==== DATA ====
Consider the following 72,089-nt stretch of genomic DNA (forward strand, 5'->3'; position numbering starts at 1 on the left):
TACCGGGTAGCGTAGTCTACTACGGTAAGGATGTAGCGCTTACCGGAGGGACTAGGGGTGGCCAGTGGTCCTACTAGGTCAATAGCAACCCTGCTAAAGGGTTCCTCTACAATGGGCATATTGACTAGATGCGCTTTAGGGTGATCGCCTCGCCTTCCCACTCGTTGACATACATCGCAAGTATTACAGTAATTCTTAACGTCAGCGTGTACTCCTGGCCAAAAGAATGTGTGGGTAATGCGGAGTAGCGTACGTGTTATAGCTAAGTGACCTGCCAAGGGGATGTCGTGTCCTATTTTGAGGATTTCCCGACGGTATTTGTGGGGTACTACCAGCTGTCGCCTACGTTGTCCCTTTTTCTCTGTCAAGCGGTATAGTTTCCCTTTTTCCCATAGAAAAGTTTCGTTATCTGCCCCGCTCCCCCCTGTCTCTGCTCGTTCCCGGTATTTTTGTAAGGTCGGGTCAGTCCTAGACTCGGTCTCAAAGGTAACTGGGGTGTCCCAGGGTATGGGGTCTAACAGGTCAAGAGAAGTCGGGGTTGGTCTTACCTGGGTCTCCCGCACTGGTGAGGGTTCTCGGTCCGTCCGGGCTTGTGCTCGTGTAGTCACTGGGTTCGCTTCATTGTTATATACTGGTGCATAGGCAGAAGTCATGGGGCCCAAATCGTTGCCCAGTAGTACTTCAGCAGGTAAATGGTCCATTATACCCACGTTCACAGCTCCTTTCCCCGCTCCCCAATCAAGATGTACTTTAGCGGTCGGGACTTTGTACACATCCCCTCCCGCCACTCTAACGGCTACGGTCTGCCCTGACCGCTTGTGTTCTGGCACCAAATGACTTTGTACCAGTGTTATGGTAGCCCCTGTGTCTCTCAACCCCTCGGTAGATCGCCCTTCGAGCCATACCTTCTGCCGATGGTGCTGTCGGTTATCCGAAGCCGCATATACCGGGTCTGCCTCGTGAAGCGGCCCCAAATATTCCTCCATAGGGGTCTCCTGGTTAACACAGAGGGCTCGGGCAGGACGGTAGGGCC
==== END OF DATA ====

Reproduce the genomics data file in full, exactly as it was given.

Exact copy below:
Consider the following 72,089-nt stretch of genomic DNA (forward strand, 5'->3'; position numbering starts at 1 on the left):
TACCGGGTAGCGTAGTCTACTACGGTAAGGATGTAGCGCTTACCGGAGGGACTAGGGGTGGCCAGTGGTCCTACTAGGTCAATAGCAACCCTGCTAAAGGGTTCCTCTACAATGGGCATATTGACTAGATGCGCTTTAGGGTGATCGCCTCGCCTTCCCACTCGTTGACATACATCGCAAGTATTACAGTAATTCTTAACGTCAGCGTGTACTCCTGGCCAAAAGAATGTGTGGGTAATGCGGAGTAGCGTACGTGTTATAGCTAAGTGACCTGCCAAGGGGATGTCGTGTCCTATTTTGAGGATTTCCCGACGGTATTTGTGGGGTACTACCAGCTGTCGCCTACGTTGTCCCTTTTTCTCTGTCAAGCGGTATAGTTTCCCTTTTTCCCATAGAAAAGTTTCGTTATCTGCCCCGCTCCCCCCTGTCTCTGCTCGTTCCCGGTATTTTTGTAAGGTCGGGTCAGTCCTAGACTCGGTCTCAAAGGTAACTGGGGTGTCCCAGGGTATGGGGTCTAACAGGTCAAGAGAAGTCGGGGTTGGTCTTACCTGGGTCTCCCGCACTGGTGAGGGTTCTCGGTCCGTCCGGGCTTGTGCTCGTGTAGTCACTGGGTTCGCTTCATTGTTATATACTGGTGCATAGGCAGAAGTCATGGGGCCCAAATCGTTGCCCAGTAGTACTTCAGCAGGTAAATGGTCCATTATACCCACGTTCACAGCTCCTTTCCCCGCTCCCCAATCAAGATGTACTTTAGCGGTCGGGACTTTGTACACATCCCCTCCCGCCACTCTAACGGCTACGGTCTGCCCTGACCGCTTGTGTTCTGGCACCAAATGACTTTGTACCAGTGTTATGGTAGCCCCTGTGTCTCTCAACCCCTCGGTAGATCGCCCTTCGAGCCATACCTTCTGCCGATGGTGCTGTCGGTTATCCGAAGCCGCATATACCGGGTCTGCCTCGTGAAGCGGCCCCAAATATTCCTCCATAGGGGTCTCCTGGTTAACACAGAGGGCTCGGGCAGGACGGTAGGGCC